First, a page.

Review: Showgirls : Pop Culture Happy Hour In 1995, critics howled and self-appointed guardians of good taste were horrified at the release of Showgirls. Directed by Paul Verhoeven with a screenplay by Joe Eszterhas, the NC-17 film was a notorious flop at the time but is now considered a camp classic and a window into a moment of moral panic.
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Revisiting 'Showgirls', 25 Years Later

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Revisiting 'Showgirls', 25 Years Later

Revisiting 'Showgirls', 25 Years Later

Revisiting 'Showgirls', 25 Years Later

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  • <iframe src="https://www.npr.org/player/embed/911166648/951647293" width="100%" height="290" frameborder="0" scrolling="no" title="NPR embedded audio player">
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Elizabeth Berkley as Nomi, on the set of 1995's Showgirls. Murray Close/Sygma via Getty Images hide caption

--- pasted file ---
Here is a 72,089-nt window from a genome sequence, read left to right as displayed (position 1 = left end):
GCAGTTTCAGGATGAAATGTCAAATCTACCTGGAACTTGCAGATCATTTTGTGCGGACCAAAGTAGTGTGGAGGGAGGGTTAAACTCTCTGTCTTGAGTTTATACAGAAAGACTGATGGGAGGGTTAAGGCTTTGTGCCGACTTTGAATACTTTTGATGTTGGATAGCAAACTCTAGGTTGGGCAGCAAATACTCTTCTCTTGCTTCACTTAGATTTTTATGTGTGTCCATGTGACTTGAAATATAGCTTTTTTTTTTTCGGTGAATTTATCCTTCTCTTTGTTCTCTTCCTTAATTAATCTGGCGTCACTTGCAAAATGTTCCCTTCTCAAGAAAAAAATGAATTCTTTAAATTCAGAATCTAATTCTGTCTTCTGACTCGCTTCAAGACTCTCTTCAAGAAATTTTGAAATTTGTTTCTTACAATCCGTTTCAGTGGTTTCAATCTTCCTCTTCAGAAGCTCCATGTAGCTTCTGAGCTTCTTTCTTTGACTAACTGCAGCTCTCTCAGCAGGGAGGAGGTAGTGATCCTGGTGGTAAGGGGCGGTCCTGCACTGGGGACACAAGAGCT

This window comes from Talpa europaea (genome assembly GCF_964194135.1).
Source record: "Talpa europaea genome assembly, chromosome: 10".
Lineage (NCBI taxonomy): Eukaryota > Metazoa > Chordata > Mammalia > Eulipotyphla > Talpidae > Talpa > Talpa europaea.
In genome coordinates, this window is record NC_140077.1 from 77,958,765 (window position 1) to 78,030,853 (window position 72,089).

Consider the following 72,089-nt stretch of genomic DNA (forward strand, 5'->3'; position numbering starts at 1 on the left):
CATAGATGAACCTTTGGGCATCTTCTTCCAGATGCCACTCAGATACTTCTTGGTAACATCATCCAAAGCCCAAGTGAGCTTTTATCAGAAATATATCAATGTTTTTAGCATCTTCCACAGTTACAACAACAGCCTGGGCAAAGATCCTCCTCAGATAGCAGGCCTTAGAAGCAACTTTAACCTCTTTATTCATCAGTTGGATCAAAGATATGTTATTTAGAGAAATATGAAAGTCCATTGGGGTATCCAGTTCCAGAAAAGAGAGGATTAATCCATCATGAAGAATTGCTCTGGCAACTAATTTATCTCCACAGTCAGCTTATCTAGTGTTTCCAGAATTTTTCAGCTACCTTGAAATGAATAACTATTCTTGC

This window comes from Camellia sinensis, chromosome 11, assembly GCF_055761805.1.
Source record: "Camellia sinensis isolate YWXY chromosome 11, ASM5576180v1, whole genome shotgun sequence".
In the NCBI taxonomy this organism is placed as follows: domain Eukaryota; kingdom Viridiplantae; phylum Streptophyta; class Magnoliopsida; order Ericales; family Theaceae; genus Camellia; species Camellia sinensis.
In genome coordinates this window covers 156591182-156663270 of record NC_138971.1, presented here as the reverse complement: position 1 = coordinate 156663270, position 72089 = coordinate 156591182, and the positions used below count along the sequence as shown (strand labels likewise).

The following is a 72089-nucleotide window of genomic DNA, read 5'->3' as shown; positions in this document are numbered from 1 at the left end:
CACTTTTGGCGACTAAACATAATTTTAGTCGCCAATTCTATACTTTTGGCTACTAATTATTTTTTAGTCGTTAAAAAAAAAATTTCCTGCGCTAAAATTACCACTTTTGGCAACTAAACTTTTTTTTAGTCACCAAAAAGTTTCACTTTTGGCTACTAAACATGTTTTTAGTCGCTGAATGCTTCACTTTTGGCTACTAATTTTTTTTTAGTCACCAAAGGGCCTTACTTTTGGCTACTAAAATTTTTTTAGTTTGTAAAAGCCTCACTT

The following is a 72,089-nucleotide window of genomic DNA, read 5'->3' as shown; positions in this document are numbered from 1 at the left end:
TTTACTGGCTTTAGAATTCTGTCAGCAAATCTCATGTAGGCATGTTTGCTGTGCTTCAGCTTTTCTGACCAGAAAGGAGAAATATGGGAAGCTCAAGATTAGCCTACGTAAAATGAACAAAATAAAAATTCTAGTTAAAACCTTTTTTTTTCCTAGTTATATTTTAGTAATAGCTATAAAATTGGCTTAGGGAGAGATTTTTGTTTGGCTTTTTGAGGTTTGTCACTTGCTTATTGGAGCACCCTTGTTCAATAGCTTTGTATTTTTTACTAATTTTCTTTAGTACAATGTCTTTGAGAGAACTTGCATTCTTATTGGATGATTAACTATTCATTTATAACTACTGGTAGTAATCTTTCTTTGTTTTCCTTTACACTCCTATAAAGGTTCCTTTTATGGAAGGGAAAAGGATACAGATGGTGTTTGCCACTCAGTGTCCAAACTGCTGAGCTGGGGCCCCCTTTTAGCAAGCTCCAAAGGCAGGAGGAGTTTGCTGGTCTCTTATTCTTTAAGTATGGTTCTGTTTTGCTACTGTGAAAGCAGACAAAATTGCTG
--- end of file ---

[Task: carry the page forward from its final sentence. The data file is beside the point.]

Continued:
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Murray Close/Sygma via Getty Images

Elizabeth Berkley as Nomi, on the set of 1995's Showgirls.

Murray Close/Sygma via Getty Images

In 1995, critics howled and self-appointed guardians of good taste were horrified at the release of Showgirls. Directed by Paul Verhoeven with a screenplay by Joe Eszterhas, the NC-17 film was a notorious flop at the time but is now considered a camp classic and a window into a moment of moral panic.

The audio was produced by Mike Katzif and edited by Jessica Reedy.